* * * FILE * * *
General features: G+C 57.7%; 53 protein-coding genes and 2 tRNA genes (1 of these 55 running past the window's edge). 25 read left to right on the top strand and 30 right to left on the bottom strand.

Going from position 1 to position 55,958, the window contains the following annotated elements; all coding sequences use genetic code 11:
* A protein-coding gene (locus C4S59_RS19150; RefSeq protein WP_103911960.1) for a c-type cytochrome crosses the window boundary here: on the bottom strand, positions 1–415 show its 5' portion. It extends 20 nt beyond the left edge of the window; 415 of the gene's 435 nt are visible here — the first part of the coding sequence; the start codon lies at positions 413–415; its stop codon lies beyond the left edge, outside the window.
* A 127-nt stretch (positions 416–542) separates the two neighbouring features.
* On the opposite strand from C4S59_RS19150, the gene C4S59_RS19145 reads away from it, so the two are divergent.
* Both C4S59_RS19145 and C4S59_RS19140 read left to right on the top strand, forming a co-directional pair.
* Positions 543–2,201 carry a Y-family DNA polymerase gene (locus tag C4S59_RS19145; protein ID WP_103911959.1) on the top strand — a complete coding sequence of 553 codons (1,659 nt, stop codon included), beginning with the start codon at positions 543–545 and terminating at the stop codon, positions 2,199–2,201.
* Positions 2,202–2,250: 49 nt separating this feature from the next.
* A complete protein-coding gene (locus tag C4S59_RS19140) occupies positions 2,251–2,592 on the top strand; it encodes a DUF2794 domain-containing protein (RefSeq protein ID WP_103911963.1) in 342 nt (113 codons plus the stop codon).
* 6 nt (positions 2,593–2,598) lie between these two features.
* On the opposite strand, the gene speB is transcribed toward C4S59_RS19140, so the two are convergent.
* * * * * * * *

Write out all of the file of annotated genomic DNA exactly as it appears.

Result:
General features: G+C 57.7%; 53 protein-coding genes and 2 tRNA genes (1 of these 55 running past the window's edge). 25 read left to right on the top strand and 30 right to left on the bottom strand.

Going from position 1 to position 55,958, the window contains the following annotated elements; all coding sequences use genetic code 11:
* A protein-coding gene (locus C4S59_RS19150; RefSeq protein WP_103911960.1) for a c-type cytochrome crosses the window boundary here: on the bottom strand, positions 1–415 show its 5' portion. It extends 20 nt beyond the left edge of the window; 415 of the gene's 435 nt are visible here — the first part of the coding sequence; the start codon lies at positions 413–415; its stop codon lies beyond the left edge, outside the window.
* A 127-nt stretch (positions 416–542) separates the two neighbouring features.
* On the opposite strand from C4S59_RS19150, the gene C4S59_RS19145 reads away from it, so the two are divergent.
* Both C4S59_RS19145 and C4S59_RS19140 read left to right on the top strand, forming a co-directional pair.
* Positions 543–2,201 carry a Y-family DNA polymerase gene (locus tag C4S59_RS19145; protein ID WP_103911959.1) on the top strand — a complete coding sequence of 553 codons (1,659 nt, stop codon included), beginning with the start codon at positions 543–545 and terminating at the stop codon, positions 2,199–2,201.
* Positions 2,202–2,250: 49 nt separating this feature from the next.
* A complete protein-coding gene (locus tag C4S59_RS19140) occupies positions 2,251–2,592 on the top strand; it encodes a DUF2794 domain-containing protein (RefSeq protein ID WP_103911963.1) in 342 nt (113 codons plus the stop codon).
* 6 nt (positions 2,593–2,598) lie between these two features.
* On the opposite strand, the gene speB is transcribed toward C4S59_RS19140, so the two are convergent.